I’ve just participated in a cross-training session where marketers learn how to make cold calls. It's designed to help them be better marketers by understanding how sales works. Three marketers pitched me for a meeting, and they all struggled because of some common challenges. These challenges are well-known and many salespeople have found ways around them. But because these participants were marketers and not salespeople, they had no experience making cold calls.
I spent ten minutes teaching them the Trading Value Rule and explaining that they must offer something of value, such as an executive briefing, to acquire a meeting. I also shared my own pitch so they could hear what a cold call might sound like. But even afterwards, some of them still misunderstood both the purpose and value of making cold calls.
A Misunderstanding of Cold Calls and Sales Meetings
There is a terrible misunderstanding about how clients measure value early in the sales conversation. Instead of promising to make it worth my time to meet with them, my marketing trainees jumped to the problem and their solution without hesitation. They tried to point to the benefits of their product or service, believing that because they wanted to sell that, I would find it valuable as well.
This is a challenge for anyone who makes cold calls. The outdated, legacy approaches to sales have commanded adherents to identify a problem, something all three marketers did with no difficulty. Armed with a problem and a solution, it's easy to pivot to a conversation about solving the problem. Even though this occasionally produces a meeting, it’s rarely enough to manage complex sales.
The Value of the Sales Meeting
There is an easy little hack I discovered that helps salespeople understand what value means in a first conversation. Imagine you are meeting with a decision-maker. So far, so good. What do decision-makers do? If you said, "make decisions," you are correct. Now, what might a decision-maker find valuable in a conversation with a salesperson in terms of potentially improving their results?
What many (most) salespeople miss is that the value proposition isn't about solving the problem; it's about the value of the conversation. In fact, the early conversations contribute greatly to the decision to keep talking and, ultimately, to buy from you. Whenever you outpace your prospective client in that conversation, though, you lose them. Even if you have the best solution on God's green earth, the first conversation is about whether it makes sense for the client to consider you as a potential partner in a change initiative. Skipping right to the solution looks, feels, and sounds transactional.
The Problem with Pitching for Your Leader
One marketer in the training exercise played the role of an SDR. She was trying to schedule me for a demo, and I explained that as a decision-maker, if I had to demo the software, I wouldn't buy it. I would never use the software myself, I told her, since I was only interested in outcomes.
The would-be SDR shifted to trying to set a meeting with her VP, something not uncommon in SAAS companies. When I asked her a question, she again offered to schedule a meeting with him, taking a posture that would prevent her from getting meetings. In the role play, I told her that if her VP wanted to schedule a meeting, he must call me himself.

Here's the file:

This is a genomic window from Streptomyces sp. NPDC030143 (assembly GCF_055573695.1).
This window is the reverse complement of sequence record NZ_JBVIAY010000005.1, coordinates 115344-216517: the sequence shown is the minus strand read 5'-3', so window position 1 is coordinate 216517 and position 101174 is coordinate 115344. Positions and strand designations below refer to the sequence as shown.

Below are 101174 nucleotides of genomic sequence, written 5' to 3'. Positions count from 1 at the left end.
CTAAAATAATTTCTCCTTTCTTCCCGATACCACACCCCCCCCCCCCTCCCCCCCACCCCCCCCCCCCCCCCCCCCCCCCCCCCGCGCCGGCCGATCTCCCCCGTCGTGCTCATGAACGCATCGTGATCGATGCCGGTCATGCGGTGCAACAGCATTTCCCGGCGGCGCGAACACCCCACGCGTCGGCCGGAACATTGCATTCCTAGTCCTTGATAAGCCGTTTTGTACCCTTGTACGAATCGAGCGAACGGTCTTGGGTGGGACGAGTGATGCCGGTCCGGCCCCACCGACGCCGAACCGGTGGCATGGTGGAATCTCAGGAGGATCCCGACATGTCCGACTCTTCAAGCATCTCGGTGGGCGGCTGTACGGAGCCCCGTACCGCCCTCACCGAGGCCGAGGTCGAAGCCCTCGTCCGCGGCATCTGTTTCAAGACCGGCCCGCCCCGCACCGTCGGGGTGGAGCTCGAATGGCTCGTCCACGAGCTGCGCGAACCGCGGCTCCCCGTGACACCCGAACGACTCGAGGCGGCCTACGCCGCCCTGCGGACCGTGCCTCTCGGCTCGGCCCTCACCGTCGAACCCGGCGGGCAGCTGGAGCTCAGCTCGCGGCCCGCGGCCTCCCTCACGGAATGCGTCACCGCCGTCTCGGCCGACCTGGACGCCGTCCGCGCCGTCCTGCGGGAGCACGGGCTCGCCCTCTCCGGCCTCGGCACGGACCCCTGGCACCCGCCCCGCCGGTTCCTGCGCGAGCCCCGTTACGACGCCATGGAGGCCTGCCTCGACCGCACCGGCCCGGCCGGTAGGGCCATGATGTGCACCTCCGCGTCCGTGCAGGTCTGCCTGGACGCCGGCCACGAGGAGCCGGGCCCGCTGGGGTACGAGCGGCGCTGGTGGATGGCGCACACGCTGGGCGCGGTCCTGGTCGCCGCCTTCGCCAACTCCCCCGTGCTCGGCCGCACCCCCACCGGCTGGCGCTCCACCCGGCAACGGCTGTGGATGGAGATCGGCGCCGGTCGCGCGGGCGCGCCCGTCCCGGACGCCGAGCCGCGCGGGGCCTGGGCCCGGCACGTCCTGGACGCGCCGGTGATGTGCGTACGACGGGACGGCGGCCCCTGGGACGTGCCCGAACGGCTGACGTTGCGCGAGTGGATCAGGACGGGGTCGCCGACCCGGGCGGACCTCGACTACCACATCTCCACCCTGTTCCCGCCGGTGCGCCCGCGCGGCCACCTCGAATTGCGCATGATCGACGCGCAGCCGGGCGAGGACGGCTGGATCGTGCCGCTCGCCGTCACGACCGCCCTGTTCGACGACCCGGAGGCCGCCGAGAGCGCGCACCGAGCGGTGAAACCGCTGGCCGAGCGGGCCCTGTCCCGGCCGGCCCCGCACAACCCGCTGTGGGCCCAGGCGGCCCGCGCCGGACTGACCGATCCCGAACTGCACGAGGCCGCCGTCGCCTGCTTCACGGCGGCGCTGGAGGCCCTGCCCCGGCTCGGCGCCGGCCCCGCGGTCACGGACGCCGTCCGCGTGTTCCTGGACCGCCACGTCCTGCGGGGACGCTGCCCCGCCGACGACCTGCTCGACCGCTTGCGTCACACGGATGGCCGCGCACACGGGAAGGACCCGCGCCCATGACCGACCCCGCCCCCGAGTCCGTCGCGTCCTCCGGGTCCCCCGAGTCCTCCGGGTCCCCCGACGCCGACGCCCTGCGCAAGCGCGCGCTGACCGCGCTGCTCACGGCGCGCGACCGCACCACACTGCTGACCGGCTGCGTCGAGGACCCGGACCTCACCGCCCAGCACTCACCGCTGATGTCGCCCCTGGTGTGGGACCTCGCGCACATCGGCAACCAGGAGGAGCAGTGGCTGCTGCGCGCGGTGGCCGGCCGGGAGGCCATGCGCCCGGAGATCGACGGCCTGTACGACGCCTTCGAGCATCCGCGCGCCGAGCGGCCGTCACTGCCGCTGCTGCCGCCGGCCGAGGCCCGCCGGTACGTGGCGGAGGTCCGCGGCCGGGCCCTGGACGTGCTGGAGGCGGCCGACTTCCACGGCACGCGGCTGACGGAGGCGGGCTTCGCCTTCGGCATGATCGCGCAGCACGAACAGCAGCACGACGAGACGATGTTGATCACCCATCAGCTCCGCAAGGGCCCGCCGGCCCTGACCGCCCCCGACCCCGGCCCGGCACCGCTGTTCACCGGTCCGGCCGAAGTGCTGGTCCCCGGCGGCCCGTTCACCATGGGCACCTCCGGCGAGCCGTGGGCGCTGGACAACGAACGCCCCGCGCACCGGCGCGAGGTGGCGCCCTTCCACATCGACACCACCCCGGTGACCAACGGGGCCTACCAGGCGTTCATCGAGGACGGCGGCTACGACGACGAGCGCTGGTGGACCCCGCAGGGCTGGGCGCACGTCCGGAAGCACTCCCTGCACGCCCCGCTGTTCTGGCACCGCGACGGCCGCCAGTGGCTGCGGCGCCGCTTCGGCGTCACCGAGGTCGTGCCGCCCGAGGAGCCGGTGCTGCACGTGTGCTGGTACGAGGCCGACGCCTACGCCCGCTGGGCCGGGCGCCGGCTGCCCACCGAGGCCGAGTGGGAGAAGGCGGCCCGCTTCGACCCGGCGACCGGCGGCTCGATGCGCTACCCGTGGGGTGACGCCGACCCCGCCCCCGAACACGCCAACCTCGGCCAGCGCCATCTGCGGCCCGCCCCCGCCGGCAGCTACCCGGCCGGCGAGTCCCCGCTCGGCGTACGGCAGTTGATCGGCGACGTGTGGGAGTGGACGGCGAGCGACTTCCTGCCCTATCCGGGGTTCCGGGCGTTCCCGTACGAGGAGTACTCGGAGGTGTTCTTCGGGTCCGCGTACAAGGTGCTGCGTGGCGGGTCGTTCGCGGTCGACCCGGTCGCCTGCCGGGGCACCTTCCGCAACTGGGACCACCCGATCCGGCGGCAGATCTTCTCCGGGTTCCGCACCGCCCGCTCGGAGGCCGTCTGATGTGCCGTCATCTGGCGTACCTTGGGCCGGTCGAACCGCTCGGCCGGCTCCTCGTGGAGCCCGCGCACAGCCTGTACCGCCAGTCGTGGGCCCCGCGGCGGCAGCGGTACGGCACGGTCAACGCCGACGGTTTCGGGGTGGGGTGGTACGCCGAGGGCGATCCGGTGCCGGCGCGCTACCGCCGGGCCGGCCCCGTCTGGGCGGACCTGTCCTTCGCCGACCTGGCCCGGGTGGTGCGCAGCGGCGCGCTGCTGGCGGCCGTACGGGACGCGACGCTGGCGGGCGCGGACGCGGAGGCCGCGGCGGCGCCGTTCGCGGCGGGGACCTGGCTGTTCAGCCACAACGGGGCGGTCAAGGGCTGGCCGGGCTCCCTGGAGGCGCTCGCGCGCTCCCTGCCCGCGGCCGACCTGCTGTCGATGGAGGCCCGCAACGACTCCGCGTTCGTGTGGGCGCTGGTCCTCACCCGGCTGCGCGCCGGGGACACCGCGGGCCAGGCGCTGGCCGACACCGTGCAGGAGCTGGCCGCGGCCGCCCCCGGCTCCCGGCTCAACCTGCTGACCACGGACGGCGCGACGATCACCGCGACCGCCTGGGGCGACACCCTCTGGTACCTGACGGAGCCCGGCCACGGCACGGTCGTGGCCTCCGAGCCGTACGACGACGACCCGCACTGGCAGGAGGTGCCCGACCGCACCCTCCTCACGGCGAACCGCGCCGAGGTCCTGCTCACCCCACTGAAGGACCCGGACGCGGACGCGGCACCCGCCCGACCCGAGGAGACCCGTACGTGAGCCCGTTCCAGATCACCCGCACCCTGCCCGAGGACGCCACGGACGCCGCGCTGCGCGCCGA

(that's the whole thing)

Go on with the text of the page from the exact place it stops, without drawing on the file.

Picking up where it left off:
I am sure her boss is super sharp, but I believe salespeople are the most important value proposition, whether they do business on the phone, in a Zoom meeting, or face-to-face. If they don’t create value for the client, nothing about the meeting will magically do it for them.
Content Marketing and Insights
Professional marketers are hip to content marketing. One of them mentioned that the two role plays gave her ideas about how difficult it is to get a meeting. It also helped her think about the content she would need to publish on their website.
My advice was to take whatever web content she had in mind and turn it into the insights that her colleagues in sales can use to teach clients in a face-to-face meeting, perhaps as part of an executive briefing. This approach would make it possible, and maybe easy, to command an audience and create enough value to make it through the first gate, as it proves that both the meeting and the salesperson are relevant.
Cold Calls Are Designed to Acquire Meetings
The cold call isn't designed to be a long conversation that qualifies your prospective client, nor is it a discovery call. It's designed to acquire a meeting, nothing else. The more you do anything other than schedule a meeting, the more difficult it will be for your prospect to give you their time. You may believe the conversation is moving you closer to a date on their calendar, when you are almost certainly providing your client with everything they need to disqualify you.
It’s best not to overthink the exercise. Pick a strategy with tactics you are comfortable with, then give yourself time to master it. Whether you like my proprietary approach to consultative prospecting, or Jeb Blount's Fanatical Prospecting model, or Mike Weinberg's New Sales Simplified, stick with it until you are comfortable and confident.
You can never get better at cold calling without putting in the reps. The only way to improve is by making calls. More calls is better than fewer, and your calls will improve more you keep up your practice.